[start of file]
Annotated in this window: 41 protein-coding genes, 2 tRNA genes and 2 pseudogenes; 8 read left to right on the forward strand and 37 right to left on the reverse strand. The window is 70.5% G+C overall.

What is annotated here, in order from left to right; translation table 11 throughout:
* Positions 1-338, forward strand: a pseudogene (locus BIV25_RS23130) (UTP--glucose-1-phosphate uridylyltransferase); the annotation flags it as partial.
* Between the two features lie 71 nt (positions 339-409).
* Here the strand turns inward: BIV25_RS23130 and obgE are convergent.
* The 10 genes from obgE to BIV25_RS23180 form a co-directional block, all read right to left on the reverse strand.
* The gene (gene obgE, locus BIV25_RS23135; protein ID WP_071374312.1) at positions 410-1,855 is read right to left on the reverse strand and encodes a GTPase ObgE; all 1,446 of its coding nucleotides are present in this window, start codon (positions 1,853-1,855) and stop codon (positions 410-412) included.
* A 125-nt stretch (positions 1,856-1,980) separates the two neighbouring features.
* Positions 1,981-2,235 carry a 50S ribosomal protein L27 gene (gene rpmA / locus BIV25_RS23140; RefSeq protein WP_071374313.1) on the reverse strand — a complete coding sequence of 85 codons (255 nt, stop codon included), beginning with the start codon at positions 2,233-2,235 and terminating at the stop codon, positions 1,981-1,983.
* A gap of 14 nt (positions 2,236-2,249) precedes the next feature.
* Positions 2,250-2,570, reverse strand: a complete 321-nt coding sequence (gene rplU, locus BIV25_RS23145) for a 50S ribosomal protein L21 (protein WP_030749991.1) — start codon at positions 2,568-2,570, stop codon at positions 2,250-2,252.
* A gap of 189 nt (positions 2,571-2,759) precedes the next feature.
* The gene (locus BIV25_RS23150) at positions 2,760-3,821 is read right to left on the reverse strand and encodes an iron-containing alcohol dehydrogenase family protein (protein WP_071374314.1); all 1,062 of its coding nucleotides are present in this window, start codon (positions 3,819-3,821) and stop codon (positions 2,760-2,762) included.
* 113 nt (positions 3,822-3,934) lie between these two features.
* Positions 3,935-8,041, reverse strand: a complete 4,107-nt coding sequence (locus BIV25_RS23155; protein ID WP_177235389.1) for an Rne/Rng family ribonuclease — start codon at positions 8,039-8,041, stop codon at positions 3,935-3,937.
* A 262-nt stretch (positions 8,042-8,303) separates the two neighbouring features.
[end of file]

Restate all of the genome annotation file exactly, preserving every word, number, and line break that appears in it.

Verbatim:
Annotated in this window: 41 protein-coding genes, 2 tRNA genes and 2 pseudogenes; 8 read left to right on the forward strand and 37 right to left on the reverse strand. The window is 70.5% G+C overall.

What is annotated here, in order from left to right; translation table 11 throughout:
* Positions 1-338, forward strand: a pseudogene (locus BIV25_RS23130) (UTP--glucose-1-phosphate uridylyltransferase); the annotation flags it as partial.
* Between the two features lie 71 nt (positions 339-409).
* Here the strand turns inward: BIV25_RS23130 and obgE are convergent.
* The 10 genes from obgE to BIV25_RS23180 form a co-directional block, all read right to left on the reverse strand.
* The gene (gene obgE, locus BIV25_RS23135; protein ID WP_071374312.1) at positions 410-1,855 is read right to left on the reverse strand and encodes a GTPase ObgE; all 1,446 of its coding nucleotides are present in this window, start codon (positions 1,853-1,855) and stop codon (positions 410-412) included.
* A 125-nt stretch (positions 1,856-1,980) separates the two neighbouring features.
* Positions 1,981-2,235 carry a 50S ribosomal protein L27 gene (gene rpmA / locus BIV25_RS23140; RefSeq protein WP_071374313.1) on the reverse strand — a complete coding sequence of 85 codons (255 nt, stop codon included), beginning with the start codon at positions 2,233-2,235 and terminating at the stop codon, positions 1,981-1,983.
* A gap of 14 nt (positions 2,236-2,249) precedes the next feature.
* Positions 2,250-2,570, reverse strand: a complete 321-nt coding sequence (gene rplU, locus BIV25_RS23145) for a 50S ribosomal protein L21 (protein WP_030749991.1) — start codon at positions 2,568-2,570, stop codon at positions 2,250-2,252.
* A gap of 189 nt (positions 2,571-2,759) precedes the next feature.
* The gene (locus BIV25_RS23150) at positions 2,760-3,821 is read right to left on the reverse strand and encodes an iron-containing alcohol dehydrogenase family protein (protein WP_071374314.1); all 1,062 of its coding nucleotides are present in this window, start codon (positions 3,819-3,821) and stop codon (positions 2,760-2,762) included.
* 113 nt (positions 3,822-3,934) lie between these two features.
* Positions 3,935-8,041, reverse strand: a complete 4,107-nt coding sequence (locus BIV25_RS23155; protein ID WP_177235389.1) for an Rne/Rng family ribonuclease — start codon at positions 8,039-8,041, stop codon at positions 3,935-3,937.
* A 262-nt stretch (positions 8,042-8,303) separates the two neighbouring features.